Maple Leaf Foods assessing Listeria-killing chemical
Published Sunday, October 12, 2008 12:40PM EDT
TORONTO - Maple Leaf Foods is assessing a recently approved preservative for meat products that inhibits the growth of Listeria following a deadly outbreak linked to one of its plants that's claimed 20 lives across the country.
Health Canada gave the go-ahead on Sept. 20 for food processors in Canada to use sodium diacetate as a preservative in meat, poultry and fish products. When used in combination with sodium lactate, the preservative can curb the growth of Listeria monocytogenes.
Spokeswoman Linda Smith said Maple Leaf is aware of the approval and is "assessing it."
The iconic food producer shut down a meat processing plant in Toronto on Aug. 20 after Listeria contamination was detected and linked to the nationwide listeriosis outbreak.
The plant underwent an intensive sanitization and production resumed on Sept. 17. Initial product runs were still being tested and not shipped to the public for consumption when, on Wednesday, more Listeria was detected.
CEO Michael McCain held a press conference the following day to stress the prevalence of Listeria, after the most recent positive findings. It's everywhere, he said, and reasonable to assume most people consume it every day.
It is however dangerous in very high levels, and food scientists say should low levels of Listeria exist on equipment in processing plants the preservatives could ensure it never multiplies to dangerously high levels.
Food scientist Martin Wiedmann said sodium diacetate can completely prevent the growth of Listeria or slow it down, depending on several factors such as the type of food. But he cautioned against viewing it as a "magic bullet" solution.
"It's one piece of an effective total strategy to reduce the risk of Listeria contamination," he said.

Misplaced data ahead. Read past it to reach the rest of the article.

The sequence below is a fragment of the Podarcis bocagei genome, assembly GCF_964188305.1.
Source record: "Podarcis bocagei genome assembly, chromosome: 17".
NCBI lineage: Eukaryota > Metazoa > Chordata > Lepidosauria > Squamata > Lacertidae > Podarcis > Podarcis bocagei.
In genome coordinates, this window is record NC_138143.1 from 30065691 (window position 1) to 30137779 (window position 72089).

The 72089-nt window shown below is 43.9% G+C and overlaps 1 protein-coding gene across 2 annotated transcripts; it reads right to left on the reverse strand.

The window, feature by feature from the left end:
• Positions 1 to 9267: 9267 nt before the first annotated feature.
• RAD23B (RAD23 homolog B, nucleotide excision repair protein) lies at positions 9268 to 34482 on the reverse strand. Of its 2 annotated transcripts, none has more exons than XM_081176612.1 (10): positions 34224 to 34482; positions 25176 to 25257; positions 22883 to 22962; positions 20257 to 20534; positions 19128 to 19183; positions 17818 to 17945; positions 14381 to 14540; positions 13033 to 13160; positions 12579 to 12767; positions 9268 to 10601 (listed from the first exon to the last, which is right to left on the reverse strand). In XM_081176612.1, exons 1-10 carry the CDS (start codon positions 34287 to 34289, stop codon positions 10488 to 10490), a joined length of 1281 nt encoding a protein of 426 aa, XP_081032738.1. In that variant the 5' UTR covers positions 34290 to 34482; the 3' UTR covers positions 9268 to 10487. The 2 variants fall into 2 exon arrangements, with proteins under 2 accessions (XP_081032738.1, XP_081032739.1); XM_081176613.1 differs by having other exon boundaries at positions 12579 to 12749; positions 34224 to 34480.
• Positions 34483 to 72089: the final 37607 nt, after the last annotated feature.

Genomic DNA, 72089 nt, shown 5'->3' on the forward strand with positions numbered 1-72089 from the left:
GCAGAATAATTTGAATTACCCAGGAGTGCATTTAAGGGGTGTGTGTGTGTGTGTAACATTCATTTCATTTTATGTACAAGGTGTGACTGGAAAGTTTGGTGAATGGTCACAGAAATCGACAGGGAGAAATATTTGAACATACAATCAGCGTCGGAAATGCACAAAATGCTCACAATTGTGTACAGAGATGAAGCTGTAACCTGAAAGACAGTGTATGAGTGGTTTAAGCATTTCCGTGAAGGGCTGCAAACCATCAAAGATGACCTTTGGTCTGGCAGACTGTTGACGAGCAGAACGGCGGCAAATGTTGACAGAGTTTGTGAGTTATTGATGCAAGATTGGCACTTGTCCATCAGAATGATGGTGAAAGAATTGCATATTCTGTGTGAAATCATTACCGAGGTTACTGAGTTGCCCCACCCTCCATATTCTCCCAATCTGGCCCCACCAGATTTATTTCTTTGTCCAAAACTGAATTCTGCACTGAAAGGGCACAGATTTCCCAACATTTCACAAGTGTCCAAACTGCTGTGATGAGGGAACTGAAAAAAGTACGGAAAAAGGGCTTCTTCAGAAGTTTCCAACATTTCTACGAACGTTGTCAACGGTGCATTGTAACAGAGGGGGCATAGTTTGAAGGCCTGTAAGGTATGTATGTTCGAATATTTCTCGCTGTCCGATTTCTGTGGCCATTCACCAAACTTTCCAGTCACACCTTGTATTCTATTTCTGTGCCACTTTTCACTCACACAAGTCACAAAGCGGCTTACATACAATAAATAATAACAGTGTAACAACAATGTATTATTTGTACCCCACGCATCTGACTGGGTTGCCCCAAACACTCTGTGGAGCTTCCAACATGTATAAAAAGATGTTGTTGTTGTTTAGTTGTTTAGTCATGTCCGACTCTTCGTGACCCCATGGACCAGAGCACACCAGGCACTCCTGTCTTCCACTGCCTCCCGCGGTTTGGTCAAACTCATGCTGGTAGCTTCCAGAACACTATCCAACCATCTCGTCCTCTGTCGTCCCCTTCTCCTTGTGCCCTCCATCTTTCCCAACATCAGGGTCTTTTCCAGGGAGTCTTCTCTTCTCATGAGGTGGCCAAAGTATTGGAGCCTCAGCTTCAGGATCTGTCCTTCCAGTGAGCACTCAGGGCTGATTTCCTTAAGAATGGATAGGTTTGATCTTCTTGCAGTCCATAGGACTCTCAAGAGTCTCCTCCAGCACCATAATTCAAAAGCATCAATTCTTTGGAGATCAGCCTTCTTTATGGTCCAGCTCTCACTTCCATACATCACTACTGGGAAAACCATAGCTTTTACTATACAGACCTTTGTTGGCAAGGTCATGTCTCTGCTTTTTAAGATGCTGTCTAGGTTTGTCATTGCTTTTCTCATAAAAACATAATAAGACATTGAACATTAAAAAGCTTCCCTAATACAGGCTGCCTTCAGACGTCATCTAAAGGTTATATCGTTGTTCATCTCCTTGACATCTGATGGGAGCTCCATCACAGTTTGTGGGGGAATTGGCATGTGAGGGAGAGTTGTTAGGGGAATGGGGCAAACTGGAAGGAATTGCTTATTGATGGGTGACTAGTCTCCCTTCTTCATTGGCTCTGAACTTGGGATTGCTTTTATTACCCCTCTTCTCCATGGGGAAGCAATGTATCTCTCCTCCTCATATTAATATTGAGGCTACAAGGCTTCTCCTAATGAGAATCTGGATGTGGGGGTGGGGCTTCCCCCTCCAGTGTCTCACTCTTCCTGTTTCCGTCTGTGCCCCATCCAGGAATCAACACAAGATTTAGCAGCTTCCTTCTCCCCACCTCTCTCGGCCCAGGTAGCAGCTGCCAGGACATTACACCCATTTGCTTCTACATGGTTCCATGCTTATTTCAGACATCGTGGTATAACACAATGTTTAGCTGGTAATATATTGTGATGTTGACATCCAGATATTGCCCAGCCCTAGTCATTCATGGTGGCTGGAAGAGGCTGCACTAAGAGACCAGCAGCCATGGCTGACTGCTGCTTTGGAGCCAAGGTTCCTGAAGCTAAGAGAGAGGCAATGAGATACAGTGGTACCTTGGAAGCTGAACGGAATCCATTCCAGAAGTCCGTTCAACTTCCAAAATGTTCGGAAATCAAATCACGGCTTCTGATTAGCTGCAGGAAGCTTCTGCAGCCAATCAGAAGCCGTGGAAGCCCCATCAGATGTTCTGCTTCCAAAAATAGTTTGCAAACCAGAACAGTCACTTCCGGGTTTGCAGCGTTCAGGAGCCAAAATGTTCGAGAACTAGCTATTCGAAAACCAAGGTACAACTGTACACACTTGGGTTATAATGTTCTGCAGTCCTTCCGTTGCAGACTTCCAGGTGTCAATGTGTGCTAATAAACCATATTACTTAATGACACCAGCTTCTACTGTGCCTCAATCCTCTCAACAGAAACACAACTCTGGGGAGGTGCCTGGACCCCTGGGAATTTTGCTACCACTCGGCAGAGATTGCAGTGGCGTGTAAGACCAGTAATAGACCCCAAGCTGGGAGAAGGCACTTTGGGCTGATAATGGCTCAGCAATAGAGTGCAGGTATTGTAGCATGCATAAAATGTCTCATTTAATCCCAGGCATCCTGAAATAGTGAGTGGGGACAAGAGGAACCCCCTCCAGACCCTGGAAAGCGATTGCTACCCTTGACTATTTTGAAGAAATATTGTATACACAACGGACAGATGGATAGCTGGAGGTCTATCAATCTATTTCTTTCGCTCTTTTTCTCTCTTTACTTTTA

Wiedmann is a food science professor at Cornell University and researches Listeria contamination on ready-to-eat products. Tests he has conducted have found Listeria on sidewalks, wheels of carts in supermarkets, in playgrounds and in rivers -- in short, everywhere.
"(People) usually expect food to be free of bacteria. Well, no, you shouldn't," he said. "You can't. We've evolved over millions of years to co-exist with bacteria and we have defence mechanisms against it."
However, there are ways for food processes to protect, as best they can, against Listeria contamination, he said. The first is trying to ensure as little as possible enters the facility.
Wiedmann said some plants have people walk through sanitizers or antimicrobial foam to kill bacteria on shoes, some have people change their shoes or even their clothing.
Companies also conduct tests to detect Listeria and have sanitization processes. Some problems arise there, Wiedmann said, because of issues with the equipment.
Maple Leaf believes the "most likely" explanation for the deadly Listeria contamination in the summer was an accumulation of bacteria deep within its meat slicing equipment. Wiedmann said it's a common problem.
"We've seen issues with slicing machines before in the U.S. and all over the world...if you do research on slicers and Listeria it's endless," he said.
There are several ways food processes can reformulate food, such as adding sodium diacetate and sodium lactate, to slow the growth of any bacteria that may have made it onto the food.
Irradiation briefly exposes food to gamma rays or electron beams and can kill harmful bacteria. It is approved for use on meat and poultry in the United States, but in Canada is limited to onions, potatoes, wheat, flour, whole wheat flour, and whole or ground spices and dehydrated seasonings.
Lowering the pH, therefore increasing acidity, also controls Listeria, as would heat-treating the final product, Wiedmann said.
"It's not one thing," he said. "You can't look at one plant saying, `You didn't do your job."'
Once it leaves the company's control and is purchased by a consumer, Wiedmann said it's up to individuals to ensure they don't do anything to encourage bacterial growth.
Listeria does continue to grow in refrigerated food, but lower temperatures are still ideal. Wiedmann said under 4 C is preferable.
"To you and me it might not sound like a big difference if they refrigerate it at seven degrees or at three degrees -- to Listeria it makes a big difference," he said.
Outside of a fridge on a hot day Listeria can double every 30 minutes, Wiedmann said. If that same food is stored at 4 C, it takes 24 hours to double.